Tucker Carlson Says if He's a Tool of Russian Propaganda, So Is Zelensky

After receiving heat for appearing on Russian state television as an apologist for Russian President Vladimir Putin, Fox News personality Tucker Carlson said Ukrainian President Volodymyr Zelensky should also be considered guilty of "repeating Russian talking points."

Carlson on Monday took aim at critics who've accused him of aiding and abetting Russian propaganda after reports that the Kremlin has requested clips of the Fox News show be used in state media. During his opening monologue Monday, Carlson said he and Zelensky now see eye-to-eye on NATO expansion, a central source of Russian antagonism. So if Carlson is pushing Russian propaganda, so is Zelensky, reasoned the Fox News host.

"Anyone who suggests there might be a way out of this disaster short of total war, anyone who says that is immediately denounced as a tool of Russian propaganda," said Carlson.

The Russian invasion of Ukraine is now in its third week and negotiations between the two countries haven't produced any breakthroughs. Zelensky last week said he had "cooled" on the idea of joining NATO, saying he realized the Western-based alliance wasn't ready to accept Ukraine.

To end Russia's invasion, Zelensky has said, he might be open to a deal holding off on Ukraine joining NATO, but stopped short at Russian demands it be enshrined in his country's constitution.

Tucker Carlson in Hungary
Under fire for speaking as an apologist for Russian President Vladimir Putin, Fox News personality Tucker Carlson reasoned that Ukrainian President Volodymyr Zelensky is also guilty of "repeating Russian talking points." Above, Carlson speaks during the Mathias Corvinus Collegium Feszt on August 7, 2021, in Esztergom, Hungary. Janos Kummer/Getty Images

Carlson said on Monday he's repeatedly argued "that forcing Ukraine into NATO will in no way serve the interests of the United States," and says Zelensky's position is now aligned with his.

"So what does that mean?" continued Carlson. "It means that by acknowledging that NATO expansion is what Putin seems to care about most. And so when he (Zelensky) is by definition, at least in this country, repeating Russian talking points, would make the president of Ukraine a Putin collaborator. Anyone who says that is immediately denounced as a tool of Russian propaganda. ... Sound insane? Then you can still think clearly, but that's the state of play."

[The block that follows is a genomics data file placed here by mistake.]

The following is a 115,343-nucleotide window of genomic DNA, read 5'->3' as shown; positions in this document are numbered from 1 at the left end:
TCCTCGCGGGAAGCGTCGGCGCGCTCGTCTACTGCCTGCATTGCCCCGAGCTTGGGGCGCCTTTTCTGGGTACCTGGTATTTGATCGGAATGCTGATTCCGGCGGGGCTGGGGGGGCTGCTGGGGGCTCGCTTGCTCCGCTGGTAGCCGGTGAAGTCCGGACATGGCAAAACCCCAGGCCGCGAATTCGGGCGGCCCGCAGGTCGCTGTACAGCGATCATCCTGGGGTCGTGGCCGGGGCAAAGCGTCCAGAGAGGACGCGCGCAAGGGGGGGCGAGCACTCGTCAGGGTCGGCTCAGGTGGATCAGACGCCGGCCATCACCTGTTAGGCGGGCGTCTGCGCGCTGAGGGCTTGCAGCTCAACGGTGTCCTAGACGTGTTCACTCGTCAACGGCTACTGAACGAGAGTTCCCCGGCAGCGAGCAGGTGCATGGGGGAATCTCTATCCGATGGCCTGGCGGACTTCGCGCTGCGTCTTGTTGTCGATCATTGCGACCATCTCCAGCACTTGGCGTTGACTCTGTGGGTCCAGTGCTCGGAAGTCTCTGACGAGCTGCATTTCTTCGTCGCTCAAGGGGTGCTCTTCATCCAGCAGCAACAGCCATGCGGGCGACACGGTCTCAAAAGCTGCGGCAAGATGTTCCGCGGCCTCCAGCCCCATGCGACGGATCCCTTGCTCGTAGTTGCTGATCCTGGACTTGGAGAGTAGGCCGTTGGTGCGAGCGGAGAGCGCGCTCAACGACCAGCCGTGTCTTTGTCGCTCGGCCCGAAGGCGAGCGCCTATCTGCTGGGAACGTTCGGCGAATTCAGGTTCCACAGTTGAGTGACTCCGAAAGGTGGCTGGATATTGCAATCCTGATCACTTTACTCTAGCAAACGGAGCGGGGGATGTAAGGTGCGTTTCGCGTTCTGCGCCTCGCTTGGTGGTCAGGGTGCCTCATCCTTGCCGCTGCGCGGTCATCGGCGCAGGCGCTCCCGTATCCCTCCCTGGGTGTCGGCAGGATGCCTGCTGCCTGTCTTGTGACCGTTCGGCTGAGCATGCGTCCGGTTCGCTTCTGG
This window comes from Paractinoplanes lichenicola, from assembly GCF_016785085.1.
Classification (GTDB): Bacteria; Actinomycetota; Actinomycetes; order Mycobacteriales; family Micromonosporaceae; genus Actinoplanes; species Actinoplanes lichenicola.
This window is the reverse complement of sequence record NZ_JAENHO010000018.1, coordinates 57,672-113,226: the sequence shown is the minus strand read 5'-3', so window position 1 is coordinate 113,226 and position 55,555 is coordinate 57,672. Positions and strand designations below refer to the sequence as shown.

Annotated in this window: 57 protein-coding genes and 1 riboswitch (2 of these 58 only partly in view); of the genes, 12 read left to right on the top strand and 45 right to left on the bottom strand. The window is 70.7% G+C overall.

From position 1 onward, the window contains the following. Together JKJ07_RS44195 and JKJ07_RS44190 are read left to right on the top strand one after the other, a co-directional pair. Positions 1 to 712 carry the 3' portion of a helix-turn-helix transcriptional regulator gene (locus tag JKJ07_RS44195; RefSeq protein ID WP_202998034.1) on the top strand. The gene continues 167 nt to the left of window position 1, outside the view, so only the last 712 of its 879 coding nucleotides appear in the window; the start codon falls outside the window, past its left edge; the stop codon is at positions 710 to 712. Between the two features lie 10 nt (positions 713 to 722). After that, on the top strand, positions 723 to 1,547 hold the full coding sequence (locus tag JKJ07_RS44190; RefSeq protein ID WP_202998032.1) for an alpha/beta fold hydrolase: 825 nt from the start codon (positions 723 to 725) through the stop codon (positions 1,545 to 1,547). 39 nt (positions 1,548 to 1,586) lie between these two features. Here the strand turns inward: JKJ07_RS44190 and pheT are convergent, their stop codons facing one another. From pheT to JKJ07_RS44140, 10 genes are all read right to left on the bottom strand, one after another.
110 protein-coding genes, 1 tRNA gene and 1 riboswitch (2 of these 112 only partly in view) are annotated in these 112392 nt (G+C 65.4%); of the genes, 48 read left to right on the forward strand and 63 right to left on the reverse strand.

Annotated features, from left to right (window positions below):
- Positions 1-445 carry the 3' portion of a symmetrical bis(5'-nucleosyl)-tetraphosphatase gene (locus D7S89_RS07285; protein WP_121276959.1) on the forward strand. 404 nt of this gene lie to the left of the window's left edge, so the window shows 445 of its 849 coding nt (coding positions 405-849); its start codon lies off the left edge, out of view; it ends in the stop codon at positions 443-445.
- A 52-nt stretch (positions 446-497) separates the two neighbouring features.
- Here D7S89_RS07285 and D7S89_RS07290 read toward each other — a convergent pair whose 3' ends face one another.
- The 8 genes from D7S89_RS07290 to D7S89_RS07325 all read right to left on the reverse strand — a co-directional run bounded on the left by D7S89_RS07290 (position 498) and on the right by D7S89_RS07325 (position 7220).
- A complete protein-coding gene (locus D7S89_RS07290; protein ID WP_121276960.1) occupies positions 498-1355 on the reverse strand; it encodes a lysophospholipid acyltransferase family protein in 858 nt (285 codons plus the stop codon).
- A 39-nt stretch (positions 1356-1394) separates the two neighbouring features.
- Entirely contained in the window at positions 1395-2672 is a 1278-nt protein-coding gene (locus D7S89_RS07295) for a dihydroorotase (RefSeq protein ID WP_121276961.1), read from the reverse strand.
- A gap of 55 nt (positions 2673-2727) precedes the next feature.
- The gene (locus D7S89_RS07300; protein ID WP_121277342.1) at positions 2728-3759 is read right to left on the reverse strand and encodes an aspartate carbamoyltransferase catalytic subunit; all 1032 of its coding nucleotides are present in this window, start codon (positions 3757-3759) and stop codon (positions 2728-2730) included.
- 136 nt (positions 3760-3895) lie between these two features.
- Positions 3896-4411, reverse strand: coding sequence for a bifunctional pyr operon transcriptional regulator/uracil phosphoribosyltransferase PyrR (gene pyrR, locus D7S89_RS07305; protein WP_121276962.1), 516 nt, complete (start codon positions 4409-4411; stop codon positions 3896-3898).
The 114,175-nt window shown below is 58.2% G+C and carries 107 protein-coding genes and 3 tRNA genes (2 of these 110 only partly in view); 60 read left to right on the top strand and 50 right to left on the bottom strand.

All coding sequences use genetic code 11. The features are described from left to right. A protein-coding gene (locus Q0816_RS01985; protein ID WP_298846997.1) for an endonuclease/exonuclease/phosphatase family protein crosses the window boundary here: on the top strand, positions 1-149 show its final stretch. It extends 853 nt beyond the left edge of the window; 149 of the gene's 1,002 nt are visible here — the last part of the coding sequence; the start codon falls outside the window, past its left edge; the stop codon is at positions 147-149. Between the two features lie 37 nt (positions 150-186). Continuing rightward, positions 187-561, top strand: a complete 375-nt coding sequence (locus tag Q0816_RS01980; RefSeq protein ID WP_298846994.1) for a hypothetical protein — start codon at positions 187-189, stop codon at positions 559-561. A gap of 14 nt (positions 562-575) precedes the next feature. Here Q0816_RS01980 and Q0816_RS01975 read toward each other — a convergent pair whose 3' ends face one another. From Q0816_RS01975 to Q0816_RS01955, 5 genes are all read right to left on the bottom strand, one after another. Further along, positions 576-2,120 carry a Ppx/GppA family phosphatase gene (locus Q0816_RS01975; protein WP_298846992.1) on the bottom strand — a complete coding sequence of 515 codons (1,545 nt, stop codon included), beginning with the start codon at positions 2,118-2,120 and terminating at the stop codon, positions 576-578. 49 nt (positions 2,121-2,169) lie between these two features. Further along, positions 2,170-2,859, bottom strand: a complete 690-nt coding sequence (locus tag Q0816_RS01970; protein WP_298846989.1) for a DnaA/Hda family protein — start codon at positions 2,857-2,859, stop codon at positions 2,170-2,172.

Carlson has been widely condemned after a segment defending Putin appeared on Russian state television in the run-up to the invasion of Ukraine. In the clip, Carlson rhetorically asked: "Has Putin ever called me a racist? Has he threatened to get me fired for disagreeing with him? Has he shipped every middle-class job in my town to Russia? Did he manufacture a worldwide pandemic?"

Since then, Carlson has been condemned by conservative political figures. On his show, Carlson played a clip of Republican Senator Mitt Romney saying that siding with Putin was "unthinkable" and "almost treasonous." Carlson responded by mocking Romney.

Republican Representative Adam Kinzinger on Monday posted a video explaining why he declined an invitation to appear on Carlson's show and why he never would.

"His show is full of Russian propaganda and not news, and I will not validate his show by making an appearance," said Kinzinger. "I do not want to be associated in any way."

Kinzinger accused Carlson of interrupting and laughing when he's been called out by a guest on his show.

"And after the segment's over, he brings on another guest to try to discredit any statement made by the prior guests without counter," continued Kinzinger. "He's not interested in conversations. He's only interested in himself."

MSNBC's Nicolle Wallace on Monday further criticized Carlson, asking why he hasn't sent Russian state media a cease and desist letter for using clips of his show. She pointed to how her network reacted angrily when political campaigns used its programming in advertisements and was surprised at "crickets" from Fox News.

Newsweek has reached out to Fox News for comment.